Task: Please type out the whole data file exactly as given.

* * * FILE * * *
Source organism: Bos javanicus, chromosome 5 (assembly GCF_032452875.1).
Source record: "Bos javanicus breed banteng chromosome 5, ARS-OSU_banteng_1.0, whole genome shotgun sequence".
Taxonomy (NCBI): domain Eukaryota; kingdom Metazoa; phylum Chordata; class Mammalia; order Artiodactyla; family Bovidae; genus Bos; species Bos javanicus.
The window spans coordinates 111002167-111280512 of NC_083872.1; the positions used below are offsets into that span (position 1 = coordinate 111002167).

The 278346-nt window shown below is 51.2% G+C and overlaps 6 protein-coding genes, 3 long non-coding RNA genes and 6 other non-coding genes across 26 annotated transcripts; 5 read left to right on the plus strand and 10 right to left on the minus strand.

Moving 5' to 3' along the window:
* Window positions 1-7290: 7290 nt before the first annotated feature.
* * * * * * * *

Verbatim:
Source organism: Bos javanicus, chromosome 5 (assembly GCF_032452875.1).
Source record: "Bos javanicus breed banteng chromosome 5, ARS-OSU_banteng_1.0, whole genome shotgun sequence".
Taxonomy (NCBI): domain Eukaryota; kingdom Metazoa; phylum Chordata; class Mammalia; order Artiodactyla; family Bovidae; genus Bos; species Bos javanicus.
The window spans coordinates 111002167-111280512 of NC_083872.1; the positions used below are offsets into that span (position 1 = coordinate 111002167).

The 278346-nt window shown below is 51.2% G+C and overlaps 6 protein-coding genes, 3 long non-coding RNA genes and 6 other non-coding genes across 26 annotated transcripts; 5 read left to right on the plus strand and 10 right to left on the minus strand.

Moving 5' to 3' along the window:
* Window positions 1-7290: 7290 nt before the first annotated feature.